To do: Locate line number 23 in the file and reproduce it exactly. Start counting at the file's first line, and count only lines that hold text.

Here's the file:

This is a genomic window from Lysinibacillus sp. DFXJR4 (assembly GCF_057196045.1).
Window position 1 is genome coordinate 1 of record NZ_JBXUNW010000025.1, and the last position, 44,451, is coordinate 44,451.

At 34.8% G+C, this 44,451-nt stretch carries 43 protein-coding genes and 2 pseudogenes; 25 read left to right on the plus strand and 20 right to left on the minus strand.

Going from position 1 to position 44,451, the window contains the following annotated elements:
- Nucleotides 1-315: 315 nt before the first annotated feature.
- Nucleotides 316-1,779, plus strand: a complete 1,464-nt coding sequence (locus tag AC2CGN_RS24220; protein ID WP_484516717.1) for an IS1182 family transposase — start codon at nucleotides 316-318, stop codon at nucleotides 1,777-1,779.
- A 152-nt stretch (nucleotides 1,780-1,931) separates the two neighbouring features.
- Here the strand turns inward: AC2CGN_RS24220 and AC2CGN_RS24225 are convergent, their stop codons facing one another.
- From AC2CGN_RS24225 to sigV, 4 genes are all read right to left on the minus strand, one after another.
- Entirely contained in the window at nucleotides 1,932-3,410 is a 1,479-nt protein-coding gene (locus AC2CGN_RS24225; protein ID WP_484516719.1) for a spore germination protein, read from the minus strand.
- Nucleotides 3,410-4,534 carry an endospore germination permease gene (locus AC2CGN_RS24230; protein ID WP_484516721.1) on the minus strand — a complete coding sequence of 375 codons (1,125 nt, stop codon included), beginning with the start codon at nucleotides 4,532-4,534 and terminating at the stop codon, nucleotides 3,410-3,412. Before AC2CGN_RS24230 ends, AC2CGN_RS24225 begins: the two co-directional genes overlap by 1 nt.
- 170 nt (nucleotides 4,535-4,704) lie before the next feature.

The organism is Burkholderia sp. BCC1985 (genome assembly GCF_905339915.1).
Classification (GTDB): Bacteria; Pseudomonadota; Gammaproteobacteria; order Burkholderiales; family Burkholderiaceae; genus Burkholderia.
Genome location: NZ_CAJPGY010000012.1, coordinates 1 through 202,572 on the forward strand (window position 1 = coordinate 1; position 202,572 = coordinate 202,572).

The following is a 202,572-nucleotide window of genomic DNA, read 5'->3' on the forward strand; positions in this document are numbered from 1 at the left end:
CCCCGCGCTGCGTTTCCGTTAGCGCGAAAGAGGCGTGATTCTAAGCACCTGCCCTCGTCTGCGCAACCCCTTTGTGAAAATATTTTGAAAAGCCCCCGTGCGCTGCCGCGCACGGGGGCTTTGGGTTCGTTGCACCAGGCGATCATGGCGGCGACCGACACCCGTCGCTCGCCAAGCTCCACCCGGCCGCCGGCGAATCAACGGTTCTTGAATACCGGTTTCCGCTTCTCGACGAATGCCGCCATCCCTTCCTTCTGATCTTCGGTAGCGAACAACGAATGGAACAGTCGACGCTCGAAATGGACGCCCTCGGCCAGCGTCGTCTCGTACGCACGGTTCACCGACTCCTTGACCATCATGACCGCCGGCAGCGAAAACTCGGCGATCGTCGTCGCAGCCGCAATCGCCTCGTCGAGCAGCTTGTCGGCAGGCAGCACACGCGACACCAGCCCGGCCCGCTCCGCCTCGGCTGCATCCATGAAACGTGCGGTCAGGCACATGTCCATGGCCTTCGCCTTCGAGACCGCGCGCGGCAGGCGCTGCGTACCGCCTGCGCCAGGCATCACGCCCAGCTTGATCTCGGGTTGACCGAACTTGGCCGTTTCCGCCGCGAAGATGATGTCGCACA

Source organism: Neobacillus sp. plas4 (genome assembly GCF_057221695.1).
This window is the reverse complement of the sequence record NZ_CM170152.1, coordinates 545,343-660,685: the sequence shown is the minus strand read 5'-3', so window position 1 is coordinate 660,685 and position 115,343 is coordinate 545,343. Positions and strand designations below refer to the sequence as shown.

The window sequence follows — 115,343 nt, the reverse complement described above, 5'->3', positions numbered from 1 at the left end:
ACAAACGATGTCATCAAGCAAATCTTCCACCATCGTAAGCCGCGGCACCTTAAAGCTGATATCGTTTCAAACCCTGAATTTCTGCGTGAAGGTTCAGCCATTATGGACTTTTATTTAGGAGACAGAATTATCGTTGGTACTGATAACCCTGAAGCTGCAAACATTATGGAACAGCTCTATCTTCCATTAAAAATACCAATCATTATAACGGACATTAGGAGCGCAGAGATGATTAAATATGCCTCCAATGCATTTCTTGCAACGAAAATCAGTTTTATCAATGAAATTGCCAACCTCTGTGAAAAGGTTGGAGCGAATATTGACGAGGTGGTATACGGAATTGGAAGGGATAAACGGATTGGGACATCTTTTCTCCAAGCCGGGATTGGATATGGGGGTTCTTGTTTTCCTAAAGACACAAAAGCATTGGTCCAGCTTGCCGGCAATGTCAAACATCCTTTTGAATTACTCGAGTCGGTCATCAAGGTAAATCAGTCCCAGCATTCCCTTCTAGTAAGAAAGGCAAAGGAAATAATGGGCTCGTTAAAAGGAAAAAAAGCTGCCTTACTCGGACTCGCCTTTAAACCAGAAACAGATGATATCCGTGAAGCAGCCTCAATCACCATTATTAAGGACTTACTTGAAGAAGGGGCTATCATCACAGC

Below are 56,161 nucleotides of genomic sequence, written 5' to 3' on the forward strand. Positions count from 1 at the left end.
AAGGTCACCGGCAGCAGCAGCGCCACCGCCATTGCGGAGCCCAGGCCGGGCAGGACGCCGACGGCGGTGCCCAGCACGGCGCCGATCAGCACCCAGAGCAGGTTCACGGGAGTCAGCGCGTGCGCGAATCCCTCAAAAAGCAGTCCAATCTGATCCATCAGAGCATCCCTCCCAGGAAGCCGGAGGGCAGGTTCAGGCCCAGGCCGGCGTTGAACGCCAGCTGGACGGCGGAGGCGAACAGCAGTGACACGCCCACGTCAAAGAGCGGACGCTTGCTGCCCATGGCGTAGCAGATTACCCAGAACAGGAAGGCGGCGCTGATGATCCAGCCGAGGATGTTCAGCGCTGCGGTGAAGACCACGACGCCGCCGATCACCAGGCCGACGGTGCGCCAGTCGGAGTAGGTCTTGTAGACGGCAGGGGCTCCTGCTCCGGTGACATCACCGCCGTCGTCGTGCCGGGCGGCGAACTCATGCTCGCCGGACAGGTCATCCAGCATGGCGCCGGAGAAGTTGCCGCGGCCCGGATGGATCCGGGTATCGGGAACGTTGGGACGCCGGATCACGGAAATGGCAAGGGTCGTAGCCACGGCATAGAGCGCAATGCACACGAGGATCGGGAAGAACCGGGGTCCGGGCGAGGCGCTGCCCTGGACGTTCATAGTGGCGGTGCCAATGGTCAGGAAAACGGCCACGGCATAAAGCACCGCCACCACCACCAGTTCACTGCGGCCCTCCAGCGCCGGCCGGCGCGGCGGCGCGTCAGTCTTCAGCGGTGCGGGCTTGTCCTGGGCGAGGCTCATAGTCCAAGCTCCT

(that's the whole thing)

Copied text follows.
AAGGTCACCGGCAGCAGCAGCGCCACCGCCATTGCGGAGCCCAGGCCGGGCAGGACGCCGACGGCGGTGCCCAGCACGGCGCCGATCAGCACCCAGAGCAGGTTCACGGGAGTCAGCGCGTGCGCGAATCCCTCAAAAAGCAGTCCAATCTGATCCATCAGAGCATCCCTCCCAGGAAGCCGGAGGGCAGGTTCAGGCCCAGGCCGGCGTTGAACGCCAGCTGGACGGCGGAGGCGAACAGCAGTGACACGCCCACGTCAAAGAGCGGACGCTTGCTGCCCATGGCGTAGCAGATTACCCAGAACAGGAAGGCGGCGCTGATGATCCAGCCGAGGATGTTCAGCGCTGCGGTGAAGACCACGACGCCGCCGATCACCAGGCCGACGGTGCGCCAGTCGGAGTAGGTCTTGTAGACGGCAGGGGCTCCTGCTCCGGTGACATCACCGCCGTCGTCGTGCCGGGCGGCGAACTCATGCTCGCCGGACAGGTCATCCAGCATGGCGCCGGAGAAGTTGCCGCGGCCCGGATGGATCCGGGTATCGGGAACGTTGGGACGCCGGATCACGGAAATGGCAAGGGTCGTAGCCACGGCATAGAGCGCAATGCACACGAGGATCGGGAAGAACCGGGGTCCGGGCGAGGCGCTGCCCTGGACGTTCATAGTGGCGGTGCCAATGGTCAGGAAAACGGCCACGGCATAAAGCACCGCCACCACCACCAGTTCACTGCGGCCCTCCAGCGCCGGCCGGCGCGGCGGCGCGTCAGTCTTCAGCGGTGCGGGCTTGTCCTGGGCGAGGCTCATAGTCCAAGCTCCT